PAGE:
While the recent news has been dominated by VMware, many eyes have been focused on Microsoft since the recent announcement by Steve Ballmer that he will be leaving his post as CEO within the year. His announcement certainly wasn’t a surprise, being something that investors have been calling for over the past few years. In fact, the company’s stock shot up almost 10% in pre-market trading in response to the news.
It’s difficult to characterize the tenure of Ballmer as a success by any definition. Under his long reign, the company mis-executed on a number of market transitions, including mobile and tablets; they were late to cloud, MP3s, and behind on server virtualization. The irony of many of these missed opportunities is that they were actually first in a number of them — remember the Windows-based Treos? What about all the Windows tablets that preceded the iPad? Microsoft was actually a visionary in some of these markets but the execution was terrible.
I think one of the things that Microsoft didn’t understand was that user experience became the most important competitive differentiator. For example, take the Zune, Microsoft’s MP3 player and response to the iPod. I had one, and it required me to set up sync through Windows Media Player but to download music through another application. It’s not that the device itself was bad, but the whole process to download and put music on the PC was substantially more complicated than with an iPod, and consequently made for a worse user experience.
Another example of a missed opportunity was the smart phone wave. Before the iPod and before Android, there was Windows Mobile on the Treo. I actually had one of these, too, and even though I was a big BlackBerry fan, I liked the touchscreen and mobile browsing. The biggest issue with it, though, was that it used the traditional Windows interface with a “Start” button, making navigating to the applications a hassle. I remember asking the Windows Mobile team about this, and asking them to show me any research, anywhere, which showed that users wanted a Start button on their mobile device. The fact was there wasn’t any; it was just Microsoft’s fascination with that interface. I’ll admit, it was a great interface for a mouse, but it was terrible with a mobile phone. Apple then revolutionized the smart phone industry with the iPhone, Android came out to challenge Apple, and the rest, as they say, is history. In fact, I don’t believe Microsoft has had a credible phone OS until this latest release of Windows Phone 8, and now it’s too late.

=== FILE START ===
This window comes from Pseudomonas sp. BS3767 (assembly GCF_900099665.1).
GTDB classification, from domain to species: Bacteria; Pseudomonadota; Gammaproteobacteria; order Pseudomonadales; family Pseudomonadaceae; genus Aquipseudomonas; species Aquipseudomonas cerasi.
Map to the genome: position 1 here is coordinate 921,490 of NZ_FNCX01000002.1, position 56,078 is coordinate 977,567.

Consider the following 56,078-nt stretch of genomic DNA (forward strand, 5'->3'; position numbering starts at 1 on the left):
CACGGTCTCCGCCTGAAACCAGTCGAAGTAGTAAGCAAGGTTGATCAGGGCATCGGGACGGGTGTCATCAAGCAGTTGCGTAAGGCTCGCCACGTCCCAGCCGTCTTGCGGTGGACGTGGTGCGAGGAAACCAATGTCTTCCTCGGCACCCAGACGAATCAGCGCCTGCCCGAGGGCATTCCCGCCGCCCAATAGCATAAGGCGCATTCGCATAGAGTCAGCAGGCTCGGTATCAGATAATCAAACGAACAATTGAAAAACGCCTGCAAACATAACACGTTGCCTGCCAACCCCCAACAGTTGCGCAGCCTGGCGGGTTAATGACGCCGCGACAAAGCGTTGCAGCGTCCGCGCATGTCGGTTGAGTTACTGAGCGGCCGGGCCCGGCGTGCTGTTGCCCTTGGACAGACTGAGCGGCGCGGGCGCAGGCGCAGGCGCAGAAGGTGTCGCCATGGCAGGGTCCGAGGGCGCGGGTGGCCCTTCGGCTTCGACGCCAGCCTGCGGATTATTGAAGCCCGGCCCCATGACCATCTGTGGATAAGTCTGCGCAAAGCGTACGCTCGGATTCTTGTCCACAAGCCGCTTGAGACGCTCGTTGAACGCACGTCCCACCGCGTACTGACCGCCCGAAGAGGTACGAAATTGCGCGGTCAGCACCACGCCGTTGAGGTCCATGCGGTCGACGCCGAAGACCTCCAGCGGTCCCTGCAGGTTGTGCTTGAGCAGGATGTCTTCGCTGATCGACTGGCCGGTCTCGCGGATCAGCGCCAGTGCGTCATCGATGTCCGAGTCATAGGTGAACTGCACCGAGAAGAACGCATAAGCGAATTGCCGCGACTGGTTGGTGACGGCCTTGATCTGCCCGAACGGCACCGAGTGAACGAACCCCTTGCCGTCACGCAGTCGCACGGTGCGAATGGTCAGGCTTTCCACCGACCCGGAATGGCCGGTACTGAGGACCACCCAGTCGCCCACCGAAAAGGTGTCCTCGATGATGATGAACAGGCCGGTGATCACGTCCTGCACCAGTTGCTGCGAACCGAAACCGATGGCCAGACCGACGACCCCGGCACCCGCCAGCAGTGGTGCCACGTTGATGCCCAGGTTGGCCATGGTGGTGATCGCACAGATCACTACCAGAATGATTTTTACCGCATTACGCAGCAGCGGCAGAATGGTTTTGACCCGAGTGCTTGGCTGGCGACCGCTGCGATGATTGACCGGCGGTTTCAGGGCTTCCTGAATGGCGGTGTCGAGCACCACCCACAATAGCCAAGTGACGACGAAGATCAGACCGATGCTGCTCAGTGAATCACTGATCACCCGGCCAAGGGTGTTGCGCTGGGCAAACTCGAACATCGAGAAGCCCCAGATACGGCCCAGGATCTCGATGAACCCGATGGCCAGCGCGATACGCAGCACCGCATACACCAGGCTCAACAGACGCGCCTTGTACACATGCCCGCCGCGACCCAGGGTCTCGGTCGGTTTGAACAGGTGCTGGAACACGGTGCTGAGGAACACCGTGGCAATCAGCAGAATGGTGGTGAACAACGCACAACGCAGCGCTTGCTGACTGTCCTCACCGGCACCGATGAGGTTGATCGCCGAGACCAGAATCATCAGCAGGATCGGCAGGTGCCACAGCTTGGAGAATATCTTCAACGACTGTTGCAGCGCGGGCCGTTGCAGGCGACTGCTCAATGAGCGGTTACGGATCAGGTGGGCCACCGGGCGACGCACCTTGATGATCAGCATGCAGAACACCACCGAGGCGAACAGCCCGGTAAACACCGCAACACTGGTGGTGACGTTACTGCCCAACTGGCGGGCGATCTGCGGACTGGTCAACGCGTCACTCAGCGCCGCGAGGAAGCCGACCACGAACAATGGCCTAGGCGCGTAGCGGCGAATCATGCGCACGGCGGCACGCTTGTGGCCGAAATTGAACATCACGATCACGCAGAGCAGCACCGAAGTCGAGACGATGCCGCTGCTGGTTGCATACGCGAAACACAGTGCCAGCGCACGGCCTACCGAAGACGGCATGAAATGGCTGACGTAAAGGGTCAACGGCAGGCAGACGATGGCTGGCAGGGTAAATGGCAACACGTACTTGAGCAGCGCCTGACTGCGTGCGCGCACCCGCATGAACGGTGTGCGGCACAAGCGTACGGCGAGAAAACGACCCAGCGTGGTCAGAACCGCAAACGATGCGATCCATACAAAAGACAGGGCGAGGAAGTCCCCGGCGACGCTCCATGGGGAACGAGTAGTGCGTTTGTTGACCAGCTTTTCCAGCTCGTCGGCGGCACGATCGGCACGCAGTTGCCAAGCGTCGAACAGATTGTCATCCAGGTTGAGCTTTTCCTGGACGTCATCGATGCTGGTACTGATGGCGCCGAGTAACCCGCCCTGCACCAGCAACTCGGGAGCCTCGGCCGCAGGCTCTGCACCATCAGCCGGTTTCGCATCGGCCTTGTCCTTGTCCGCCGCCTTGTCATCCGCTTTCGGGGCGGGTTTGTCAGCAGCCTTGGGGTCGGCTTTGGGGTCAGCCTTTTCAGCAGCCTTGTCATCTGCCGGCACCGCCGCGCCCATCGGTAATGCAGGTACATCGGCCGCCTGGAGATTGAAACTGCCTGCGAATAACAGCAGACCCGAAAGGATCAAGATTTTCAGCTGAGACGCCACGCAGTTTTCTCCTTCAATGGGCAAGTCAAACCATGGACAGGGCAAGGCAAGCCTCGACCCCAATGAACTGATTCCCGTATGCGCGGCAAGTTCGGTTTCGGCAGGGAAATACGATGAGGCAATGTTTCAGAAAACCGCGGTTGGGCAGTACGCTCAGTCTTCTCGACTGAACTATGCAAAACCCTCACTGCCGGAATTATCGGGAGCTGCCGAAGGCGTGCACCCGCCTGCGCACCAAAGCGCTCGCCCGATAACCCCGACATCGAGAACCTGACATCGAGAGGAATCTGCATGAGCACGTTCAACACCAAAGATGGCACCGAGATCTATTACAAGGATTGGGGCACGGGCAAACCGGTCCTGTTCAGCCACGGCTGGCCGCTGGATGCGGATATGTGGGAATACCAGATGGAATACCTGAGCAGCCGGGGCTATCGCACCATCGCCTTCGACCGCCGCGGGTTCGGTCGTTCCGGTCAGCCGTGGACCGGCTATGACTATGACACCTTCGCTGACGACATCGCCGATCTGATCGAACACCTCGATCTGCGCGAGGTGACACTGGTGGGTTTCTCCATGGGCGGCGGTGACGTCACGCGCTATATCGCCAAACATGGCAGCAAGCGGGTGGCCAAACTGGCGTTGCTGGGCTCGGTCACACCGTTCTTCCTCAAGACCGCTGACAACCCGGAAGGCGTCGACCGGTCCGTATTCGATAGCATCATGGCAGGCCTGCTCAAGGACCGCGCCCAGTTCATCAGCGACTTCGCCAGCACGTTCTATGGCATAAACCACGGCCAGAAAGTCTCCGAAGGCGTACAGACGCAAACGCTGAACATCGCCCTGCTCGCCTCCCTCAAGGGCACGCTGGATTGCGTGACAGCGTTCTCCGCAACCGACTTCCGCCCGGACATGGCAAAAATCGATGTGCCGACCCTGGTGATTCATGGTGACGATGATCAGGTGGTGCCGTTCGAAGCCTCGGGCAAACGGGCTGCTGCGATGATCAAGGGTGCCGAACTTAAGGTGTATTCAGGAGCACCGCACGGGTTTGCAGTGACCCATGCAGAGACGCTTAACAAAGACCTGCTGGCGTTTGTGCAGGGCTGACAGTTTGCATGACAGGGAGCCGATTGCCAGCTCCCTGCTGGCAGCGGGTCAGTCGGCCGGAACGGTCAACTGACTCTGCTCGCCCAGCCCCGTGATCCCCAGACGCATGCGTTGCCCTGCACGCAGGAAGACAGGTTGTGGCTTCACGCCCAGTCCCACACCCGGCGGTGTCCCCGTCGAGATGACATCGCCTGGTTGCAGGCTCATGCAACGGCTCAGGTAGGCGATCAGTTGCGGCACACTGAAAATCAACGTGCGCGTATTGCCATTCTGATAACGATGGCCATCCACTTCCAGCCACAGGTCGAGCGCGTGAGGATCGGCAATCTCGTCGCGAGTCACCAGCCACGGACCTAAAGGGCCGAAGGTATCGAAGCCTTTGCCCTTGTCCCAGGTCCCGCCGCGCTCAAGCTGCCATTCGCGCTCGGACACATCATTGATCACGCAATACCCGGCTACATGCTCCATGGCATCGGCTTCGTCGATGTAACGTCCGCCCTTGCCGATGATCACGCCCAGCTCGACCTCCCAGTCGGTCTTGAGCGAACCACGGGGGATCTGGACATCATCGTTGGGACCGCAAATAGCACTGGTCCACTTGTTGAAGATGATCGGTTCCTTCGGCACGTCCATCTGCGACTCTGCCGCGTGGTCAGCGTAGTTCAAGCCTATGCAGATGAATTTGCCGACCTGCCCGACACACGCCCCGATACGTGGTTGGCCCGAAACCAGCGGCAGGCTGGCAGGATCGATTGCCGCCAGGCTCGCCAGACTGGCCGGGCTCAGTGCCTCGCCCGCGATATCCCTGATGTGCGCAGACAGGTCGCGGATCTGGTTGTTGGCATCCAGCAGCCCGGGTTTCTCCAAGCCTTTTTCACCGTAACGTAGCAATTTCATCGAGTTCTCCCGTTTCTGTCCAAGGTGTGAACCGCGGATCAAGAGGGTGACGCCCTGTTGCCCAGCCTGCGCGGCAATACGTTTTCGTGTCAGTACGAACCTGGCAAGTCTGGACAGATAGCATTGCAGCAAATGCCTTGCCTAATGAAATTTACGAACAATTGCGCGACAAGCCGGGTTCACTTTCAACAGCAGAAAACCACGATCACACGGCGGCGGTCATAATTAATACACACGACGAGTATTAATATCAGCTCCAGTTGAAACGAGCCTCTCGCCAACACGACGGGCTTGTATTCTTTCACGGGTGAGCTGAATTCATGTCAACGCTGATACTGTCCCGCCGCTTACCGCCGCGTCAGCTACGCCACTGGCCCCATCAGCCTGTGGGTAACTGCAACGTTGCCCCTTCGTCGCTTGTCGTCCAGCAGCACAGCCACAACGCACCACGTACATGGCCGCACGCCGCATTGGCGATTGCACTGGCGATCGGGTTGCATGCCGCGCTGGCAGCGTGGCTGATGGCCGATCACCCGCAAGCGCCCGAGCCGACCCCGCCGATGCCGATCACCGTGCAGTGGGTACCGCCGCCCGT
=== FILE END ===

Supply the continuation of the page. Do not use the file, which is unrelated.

One recommendation I have to the incoming CEO is to ditch the Windows brand. As popular as Windows has been, it is an operating system for an era long gone. When people think “Windows” they think of traditional PCs and business applications — not exactly a wow factor. If Microsoft wants to keep Windows around as a business brand, that may work, but none of the younger generation wants anything to do with it.
However, all is not lost for Microsoft. Despite the lack of success it’s had in many of these initiatives, there are signs of life with Hyper-V, Lync, Azure, and Skype, while Office, Exchange, and Share Point remain staples within corporations. I had thought Google Apps could challenge Office more, but Google is still missing too many key features to make it a credible alternative.
I’d like to see Microsoft replace Ballmer with a younger, more progressive CEO who thinks mobile and cloud first, and not someone who’s steeped in legacy computing. I’ve seen some recommendations of people like Lou Gerstner — he certainly has a big name, but he doesn’t bring the “younger-generation thinking” that can change Microsoft. I’m also not sure there’s anyone internal that would fit the bill; I believe most of the obvious candidates would simply extend the path that Microsoft is currently on.
My recommendation would be a person like Yahoo’s Marissa Mayer. I’ve been critical of some of her decisions, but she’s clearly brought new thinking and a new culture into Yahoo. Another choice would be someone like Stephen Elop who left Microsoft in 2010 to run phone manufacturer Nokia, but who may make a return to the corporation with MS’s recent announcement of its acquisition of the mobile giant. VMware just hired Sanjay Poonen — SAP’s former mobile chief — to run its desktop computing group and to give it more of a “mobile flare”. His skill set and “mobile first” thinking would make an interesting choice for Microsoft as well.
When the transition from Gates to Ballmer happened, the task was to keep the Microsoft train running. The task of the next CEO is to be an agent of change.